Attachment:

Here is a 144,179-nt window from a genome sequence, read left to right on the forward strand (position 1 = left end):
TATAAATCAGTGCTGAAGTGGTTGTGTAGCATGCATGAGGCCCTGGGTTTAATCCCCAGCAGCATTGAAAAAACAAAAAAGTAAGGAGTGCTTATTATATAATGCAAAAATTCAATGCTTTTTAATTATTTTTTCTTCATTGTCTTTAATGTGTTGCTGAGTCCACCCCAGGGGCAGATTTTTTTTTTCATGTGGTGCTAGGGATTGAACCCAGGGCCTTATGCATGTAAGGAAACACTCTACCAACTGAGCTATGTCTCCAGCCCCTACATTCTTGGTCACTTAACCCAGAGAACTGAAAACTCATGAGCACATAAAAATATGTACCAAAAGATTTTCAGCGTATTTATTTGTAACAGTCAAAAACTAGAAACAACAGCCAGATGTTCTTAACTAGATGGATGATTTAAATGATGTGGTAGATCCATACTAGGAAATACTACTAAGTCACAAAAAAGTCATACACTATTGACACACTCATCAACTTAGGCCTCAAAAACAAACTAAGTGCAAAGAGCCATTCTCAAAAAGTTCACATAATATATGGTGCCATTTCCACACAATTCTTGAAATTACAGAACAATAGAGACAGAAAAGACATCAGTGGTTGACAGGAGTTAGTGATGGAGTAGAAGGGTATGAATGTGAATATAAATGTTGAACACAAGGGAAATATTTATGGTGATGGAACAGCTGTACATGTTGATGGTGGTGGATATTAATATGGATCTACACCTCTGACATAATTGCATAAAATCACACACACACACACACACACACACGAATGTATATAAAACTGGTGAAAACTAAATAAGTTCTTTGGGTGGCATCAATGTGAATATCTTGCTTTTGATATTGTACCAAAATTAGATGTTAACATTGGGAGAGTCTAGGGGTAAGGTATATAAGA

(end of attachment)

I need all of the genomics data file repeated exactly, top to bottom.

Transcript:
Here is a 144,179-nt window from a genome sequence, read left to right on the forward strand (position 1 = left end):
TATAAATCAGTGCTGAAGTGGTTGTGTAGCATGCATGAGGCCCTGGGTTTAATCCCCAGCAGCATTGAAAAAACAAAAAAGTAAGGAGTGCTTATTATATAATGCAAAAATTCAATGCTTTTTAATTATTTTTTCTTCATTGTCTTTAATGTGTTGCTGAGTCCACCCCAGGGGCAGATTTTTTTTTTCATGTGGTGCTAGGGATTGAACCCAGGGCCTTATGCATGTAAGGAAACACTCTACCAACTGAGCTATGTCTCCAGCCCCTACATTCTTGGTCACTTAACCCAGAGAACTGAAAACTCATGAGCACATAAAAATATGTACCAAAAGATTTTCAGCGTATTTATTTGTAACAGTCAAAAACTAGAAACAACAGCCAGATGTTCTTAACTAGATGGATGATTTAAATGATGTGGTAGATCCATACTAGGAAATACTACTAAGTCACAAAAAAGTCATACACTATTGACACACTCATCAACTTAGGCCTCAAAAACAAACTAAGTGCAAAGAGCCATTCTCAAAAAGTTCACATAATATATGGTGCCATTTCCACACAATTCTTGAAATTACAGAACAATAGAGACAGAAAAGACATCAGTGGTTGACAGGAGTTAGTGATGGAGTAGAAGGGTATGAATGTGAATATAAATGTTGAACACAAGGGAAATATTTATGGTGATGGAACAGCTGTACATGTTGATGGTGGTGGATATTAATATGGATCTACACCTCTGACATAATTGCATAAAATCACACACACACACACACACACACACGAATGTATATAAAACTGGTGAAAACTAAATAAGTTCTTTGGGTGGCATCAATGTGAATATCTTGCTTTTGATATTGTACCAAAATTAGATGTTAACATTGGGAGAGTCTAGGGGTAAGGTATATAAGA